This week shows that the DNC was not the only victim in the latest breach from Guccifer 2.0, affecting also The Clinton Foundation, ransomware is continuing to hit local governments as the City of Janesville was experiencing downtime that forced the employees back to pen/paper, and Conflicker is continuing to burrow it's way into networks ranking it most common malware family.

Highlighting the cyber-security news from the past week in a 120 sec. read. Starting now.


Breach at the Clinton Foundation

It’s been reported that the same hackers, Guccifer 2.0, that breached the DNC last week infiltrated The Clinton Foundation.

why is this signficant?

  • The team Guccifer 2.0 is threatening to publish a trove of data incl. personal memos.
  • The following statement clearly raises more questions than answers. After all, if they knew about the compromise months ago then a) why are they disclosing it just now and b) how did the breaches continue to occur also after they detected the threat? “The Clinton Campaign was aware as nearly as April that it had been targeted by hackers with links to the Russian government on at least four recent occasions.”.
  • With elections coming up in November, perhaps this should be a good wake up call to cyber-security. Especially when one recalls that the current government has increased efforts spending $6B on a detection Einstein (US-CERT program). Unfortunately it has a 94% detection failure rate.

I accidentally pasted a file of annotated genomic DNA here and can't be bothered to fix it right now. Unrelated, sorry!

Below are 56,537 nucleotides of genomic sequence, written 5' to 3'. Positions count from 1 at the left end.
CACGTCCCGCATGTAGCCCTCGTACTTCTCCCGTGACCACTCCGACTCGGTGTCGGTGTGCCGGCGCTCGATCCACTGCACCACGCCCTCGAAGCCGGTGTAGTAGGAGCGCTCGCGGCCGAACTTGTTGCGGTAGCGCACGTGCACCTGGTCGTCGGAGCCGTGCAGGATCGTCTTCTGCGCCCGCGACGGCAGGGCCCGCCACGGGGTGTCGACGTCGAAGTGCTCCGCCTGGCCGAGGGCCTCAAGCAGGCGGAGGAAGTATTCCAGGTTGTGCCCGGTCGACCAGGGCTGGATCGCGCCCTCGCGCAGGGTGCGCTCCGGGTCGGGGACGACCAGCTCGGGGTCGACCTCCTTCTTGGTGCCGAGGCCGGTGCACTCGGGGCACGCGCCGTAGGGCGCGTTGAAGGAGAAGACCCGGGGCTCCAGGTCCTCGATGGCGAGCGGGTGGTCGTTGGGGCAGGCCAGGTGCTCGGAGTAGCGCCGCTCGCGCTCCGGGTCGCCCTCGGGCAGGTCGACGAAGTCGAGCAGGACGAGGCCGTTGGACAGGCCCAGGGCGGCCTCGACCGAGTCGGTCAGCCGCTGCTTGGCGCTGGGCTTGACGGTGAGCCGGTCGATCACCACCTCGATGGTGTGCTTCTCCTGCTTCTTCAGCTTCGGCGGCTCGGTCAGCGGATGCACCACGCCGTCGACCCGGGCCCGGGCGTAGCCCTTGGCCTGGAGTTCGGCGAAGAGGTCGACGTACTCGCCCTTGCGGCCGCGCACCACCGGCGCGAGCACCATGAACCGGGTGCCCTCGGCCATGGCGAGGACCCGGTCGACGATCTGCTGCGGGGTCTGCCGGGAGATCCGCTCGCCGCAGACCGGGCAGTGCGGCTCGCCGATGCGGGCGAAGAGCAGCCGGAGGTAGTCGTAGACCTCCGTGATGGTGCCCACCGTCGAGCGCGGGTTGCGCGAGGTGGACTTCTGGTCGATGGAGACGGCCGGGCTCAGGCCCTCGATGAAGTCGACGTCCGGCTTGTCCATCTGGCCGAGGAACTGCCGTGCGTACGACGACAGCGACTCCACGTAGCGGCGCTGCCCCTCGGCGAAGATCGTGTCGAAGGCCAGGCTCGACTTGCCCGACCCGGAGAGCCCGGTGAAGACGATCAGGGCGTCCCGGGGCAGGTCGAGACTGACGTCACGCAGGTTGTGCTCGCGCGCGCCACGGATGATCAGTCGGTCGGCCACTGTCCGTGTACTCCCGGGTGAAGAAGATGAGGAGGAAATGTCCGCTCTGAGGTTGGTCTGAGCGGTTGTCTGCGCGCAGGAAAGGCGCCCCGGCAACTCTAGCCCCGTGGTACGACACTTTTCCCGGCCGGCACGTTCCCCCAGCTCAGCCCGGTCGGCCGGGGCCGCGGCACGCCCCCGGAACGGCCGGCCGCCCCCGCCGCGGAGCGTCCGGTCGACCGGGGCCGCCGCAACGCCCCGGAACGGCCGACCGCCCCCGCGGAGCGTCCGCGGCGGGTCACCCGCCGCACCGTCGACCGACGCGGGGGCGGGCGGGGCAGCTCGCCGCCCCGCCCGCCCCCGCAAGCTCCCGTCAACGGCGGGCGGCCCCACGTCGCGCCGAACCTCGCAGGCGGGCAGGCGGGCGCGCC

Read the full story by the Chicago Tribune

The Cost of Ransomware

City of Janesville in Wisconsin, experienced downtime on their computer network due to a malware that was most likely ransomware.

why is this signficant?

  • Phishing emails are a root cause to the widespread ransomware panic that are targeting local governments and other enterprises on a large scale.
  • The downtime is forcing city officials to go back to pen/paper method while technical support works to get the network back and running.  In most cases, the downtime caused by ransomware has a more detrimental effect on the bottom line, than the ransomware itself.

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Read the full story on Channel 3000

Conficker Stays Put

Conficker worm has been around for 8 years and not going anywhere as it has been ranked the most common malware family.

why is this signficant?

  • 8 years have passed since Conficker was first detected and it continues to infect organizations across all industries.
  • Conficker is known to go undetected as it spreads laterally across networks and is not taken as a serious threat initially, which has reflected in it topping the charts for the most common malware.
  • A recent report states that 14% of cyber incidents track back to Conficker. Once Conficker infiltrates a network, the door is left wide open for the cyber thieves to exfiltrate password credentials, financial credentials and intellectual property.
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Read the full story on SC Magazine